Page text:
“No mask, no service” has become the retail catchphrase of 2020. Indeed, many retailers have instituted mandatory face mask policies to protect customers and employees from Covid-19. The right to refuse service to unmasked patrons, however, is not absolute.
The Department of Justice, which is responsible for enforcing the Americans with Disabilities Act, has indicated that the ADA remains fully applicable to businesses during the pandemic. Businesses should accordingly consider the ADA’s prohibitions and requirements in crafting their mask policies.
The ADA generally prohibits policies with eligibility/screening criteria that exclude individuals based on a disability, unless the criteria is deemed necessary for the business to operate safely. It is important that these policies be based on actual risks and not based on speculations or generalizations about people with disabilities.
That being said, the ADA allows a business to impose a restriction if the restriction is addressing a direct threat to health or safety. In cities and states that mandate face coverings in public, businesses can likely argue that their mask policy is based on a legitimate safety concern.
Current federal guidance also suggests that such mask policies accord with the ADA’s requirements. The safety legitimacy of businesses’ mask policies, however, may vary with the evolution of state and federal mask guidance and the spread of Covid-19.
Businesses May Need to Offer Reasonable Accommodations
To be clear, the ADA does not provide a blanket exemption from wearing a face mask. The ADA requires businesses that are open to the public to provide individuals with disabilities equal access to their goods and services.
Businesses open to the public must make reasonable modifications to their policies, practices and procedures to ensure equal access for individuals with disabilities.
The ADA’s reasonable modification requirement means that, while businesses can likely deny entry to maskless customers, businesses must also offer the customer a reasonable accommodation such as curb-side pickup if the customer is not wearing a mask due to an ADA disability.
ADA Prohibits Unnecessary Inquiries in Determining Disability
In determining whether an individual is unable to wear a mask due to disability, businesses must proceed with caution. Asking for medical documentation about a customer’s inability to wear a mask due to disability is ill-advised. There is no definitive federal guidance about whether a retailer is permitted to do so.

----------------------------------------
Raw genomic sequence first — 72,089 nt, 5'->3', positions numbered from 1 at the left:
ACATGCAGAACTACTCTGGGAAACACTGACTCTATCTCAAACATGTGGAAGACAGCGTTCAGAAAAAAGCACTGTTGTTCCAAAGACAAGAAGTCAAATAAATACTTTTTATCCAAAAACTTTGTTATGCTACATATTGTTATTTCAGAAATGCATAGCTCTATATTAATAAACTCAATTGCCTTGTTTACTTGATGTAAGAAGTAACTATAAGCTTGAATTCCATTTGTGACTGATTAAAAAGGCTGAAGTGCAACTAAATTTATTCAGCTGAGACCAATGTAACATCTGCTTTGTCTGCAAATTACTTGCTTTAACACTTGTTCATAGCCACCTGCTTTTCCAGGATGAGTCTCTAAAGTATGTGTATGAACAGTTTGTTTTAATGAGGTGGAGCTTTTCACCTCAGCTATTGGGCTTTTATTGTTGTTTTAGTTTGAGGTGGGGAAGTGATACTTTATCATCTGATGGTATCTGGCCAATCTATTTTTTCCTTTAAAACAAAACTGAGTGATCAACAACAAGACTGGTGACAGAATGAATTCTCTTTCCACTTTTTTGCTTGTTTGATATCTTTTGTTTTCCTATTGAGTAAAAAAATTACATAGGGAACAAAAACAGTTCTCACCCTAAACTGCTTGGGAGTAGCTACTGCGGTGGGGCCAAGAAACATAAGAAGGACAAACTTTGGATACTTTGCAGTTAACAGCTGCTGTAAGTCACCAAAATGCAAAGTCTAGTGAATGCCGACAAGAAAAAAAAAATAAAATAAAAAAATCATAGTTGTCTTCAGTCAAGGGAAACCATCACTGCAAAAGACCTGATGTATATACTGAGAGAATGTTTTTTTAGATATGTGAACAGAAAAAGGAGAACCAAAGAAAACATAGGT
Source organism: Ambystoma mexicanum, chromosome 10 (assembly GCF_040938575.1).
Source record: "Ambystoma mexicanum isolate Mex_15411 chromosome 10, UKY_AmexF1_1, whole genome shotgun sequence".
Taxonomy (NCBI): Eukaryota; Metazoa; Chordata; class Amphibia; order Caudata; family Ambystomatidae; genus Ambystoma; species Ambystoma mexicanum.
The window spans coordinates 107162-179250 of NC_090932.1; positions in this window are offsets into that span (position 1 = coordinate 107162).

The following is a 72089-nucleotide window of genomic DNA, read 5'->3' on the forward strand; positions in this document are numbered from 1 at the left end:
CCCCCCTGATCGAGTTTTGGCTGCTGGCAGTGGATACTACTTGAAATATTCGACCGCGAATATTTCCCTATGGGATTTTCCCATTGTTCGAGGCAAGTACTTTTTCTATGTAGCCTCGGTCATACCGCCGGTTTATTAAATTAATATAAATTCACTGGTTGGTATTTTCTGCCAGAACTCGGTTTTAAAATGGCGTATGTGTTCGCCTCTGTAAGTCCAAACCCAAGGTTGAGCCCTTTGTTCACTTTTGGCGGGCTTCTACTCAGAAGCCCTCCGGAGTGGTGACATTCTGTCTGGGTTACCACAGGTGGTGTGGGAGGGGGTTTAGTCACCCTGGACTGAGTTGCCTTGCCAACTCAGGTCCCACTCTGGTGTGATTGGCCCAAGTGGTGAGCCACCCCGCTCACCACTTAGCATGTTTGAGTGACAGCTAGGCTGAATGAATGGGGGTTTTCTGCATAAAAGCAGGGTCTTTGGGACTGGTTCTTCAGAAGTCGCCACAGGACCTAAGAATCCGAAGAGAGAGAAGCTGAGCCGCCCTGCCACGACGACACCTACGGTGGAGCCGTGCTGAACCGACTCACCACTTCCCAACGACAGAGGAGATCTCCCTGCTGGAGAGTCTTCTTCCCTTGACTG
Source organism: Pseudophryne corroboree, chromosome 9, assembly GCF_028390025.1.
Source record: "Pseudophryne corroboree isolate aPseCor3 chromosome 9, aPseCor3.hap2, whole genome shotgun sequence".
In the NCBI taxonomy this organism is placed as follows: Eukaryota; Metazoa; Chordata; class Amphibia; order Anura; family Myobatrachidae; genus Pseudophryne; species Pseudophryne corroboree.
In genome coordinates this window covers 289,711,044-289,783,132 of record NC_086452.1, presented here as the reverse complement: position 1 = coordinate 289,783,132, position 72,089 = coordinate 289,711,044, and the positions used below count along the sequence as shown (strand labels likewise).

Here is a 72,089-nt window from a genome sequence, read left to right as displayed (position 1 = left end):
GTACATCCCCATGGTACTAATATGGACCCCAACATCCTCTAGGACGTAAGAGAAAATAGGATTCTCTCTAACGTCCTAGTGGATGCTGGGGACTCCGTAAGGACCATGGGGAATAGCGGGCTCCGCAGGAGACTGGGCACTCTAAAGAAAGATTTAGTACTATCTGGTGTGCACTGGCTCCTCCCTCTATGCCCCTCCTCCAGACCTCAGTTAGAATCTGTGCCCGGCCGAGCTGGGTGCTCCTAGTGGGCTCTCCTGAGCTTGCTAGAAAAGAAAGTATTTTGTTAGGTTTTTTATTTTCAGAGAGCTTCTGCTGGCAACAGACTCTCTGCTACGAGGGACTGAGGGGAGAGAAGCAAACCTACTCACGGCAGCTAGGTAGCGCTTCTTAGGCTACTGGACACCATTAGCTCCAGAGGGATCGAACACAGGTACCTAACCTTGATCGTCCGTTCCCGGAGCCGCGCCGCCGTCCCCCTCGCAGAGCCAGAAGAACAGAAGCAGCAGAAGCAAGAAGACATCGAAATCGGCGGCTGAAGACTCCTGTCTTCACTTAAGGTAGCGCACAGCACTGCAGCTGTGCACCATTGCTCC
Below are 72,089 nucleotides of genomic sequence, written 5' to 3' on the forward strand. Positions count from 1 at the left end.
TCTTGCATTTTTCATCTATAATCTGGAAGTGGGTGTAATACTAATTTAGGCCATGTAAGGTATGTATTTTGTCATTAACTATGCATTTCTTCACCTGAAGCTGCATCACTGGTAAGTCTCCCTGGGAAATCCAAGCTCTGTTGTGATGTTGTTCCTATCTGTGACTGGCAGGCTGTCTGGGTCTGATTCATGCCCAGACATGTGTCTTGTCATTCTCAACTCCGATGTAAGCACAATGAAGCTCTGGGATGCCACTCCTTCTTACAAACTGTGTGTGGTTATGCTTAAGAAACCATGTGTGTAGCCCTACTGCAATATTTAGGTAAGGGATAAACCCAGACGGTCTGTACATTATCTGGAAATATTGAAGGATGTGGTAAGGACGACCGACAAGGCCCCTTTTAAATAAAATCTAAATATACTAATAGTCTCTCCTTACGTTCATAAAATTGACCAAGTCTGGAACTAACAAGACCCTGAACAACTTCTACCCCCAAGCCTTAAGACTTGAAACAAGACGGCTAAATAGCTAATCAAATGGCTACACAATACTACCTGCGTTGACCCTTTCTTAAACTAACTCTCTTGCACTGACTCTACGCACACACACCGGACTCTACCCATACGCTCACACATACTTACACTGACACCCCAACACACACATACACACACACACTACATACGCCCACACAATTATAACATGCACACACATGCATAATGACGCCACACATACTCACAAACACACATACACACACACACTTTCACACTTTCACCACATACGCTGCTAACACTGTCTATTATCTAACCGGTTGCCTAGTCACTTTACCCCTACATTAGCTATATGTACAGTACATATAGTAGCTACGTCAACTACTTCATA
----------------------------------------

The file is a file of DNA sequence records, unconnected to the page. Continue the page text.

However, DOJ guidance generally rejects the view that businesses, such as grocery stores or pharmacies, can require medical documentation of disabilities. In such settings, the DOJ has concluded that requiring “persons with disabilities to obtain medical documentation and carry it with them any time they seek to engage in ordinary activities of daily life in their communities” would be “unnecessary, burdensome, and contrary to the spirit, intent, and mandates of the ADA.”
The ADA prohibits unnecessary inquiries into the existence of a disability. For example, if a customer enters a retail store with a dog, the business is permitted to ask only two questions: (1) is the dog a service animal required because of a disability; and (2) what work or task has the dog been trained to perform?
During the pandemic, businesses should consider training employees on how to approach unmasked customers and explain the business’s mask policy. If a customer responds in a way that suggests they are unable to wear a mask, an employee can then ask the individual whether it is because of a disability.
If a customer is unable to wear a mask due to an ADA disability, businesses open to the public must proceed to the next step of offering a reasonable accommodation.
In such a situation, the business would need to attempt to serve the customer in an alternative manner that would continue to protect the retailer’s employees and other customers. For most businesses open to the public, reasonable accommodations can take the form of curb-side pick-up, allowing customers to wait in their car for an appointment to enter the building when texted/called or assistance via online store services.
The ADA does not require businesses open to the public to provide a reasonable modification if the modification would change the nature of the service or pose an undue financial or administrative burden.
Mask Exemption Cards Do Not Exist
Lastly, there is no such thing as an ADA mask “exemption” card, even those allegedly bearing the seal of the DOJ. These cards claim that the holder is exempt from wearing a mask due to an ADA disability.
The DOJ has explicitly discredited these cards and does not endorse any mask “exemption” cards in any manner.
This column does not necessarily reflect the opinion of The Bureau of National Affairs, Inc. or its owners.
Nicole Smith, a partner in RumbergerKirk’s Tallahassee, Fla., office, represents national and local businesses and institutions in diverse litigation matters with a focus on employment defense.
Lauren Snyder is a commercial litigation and product liability associate in RumbergerKirk’s Birmingham, Ala., office.
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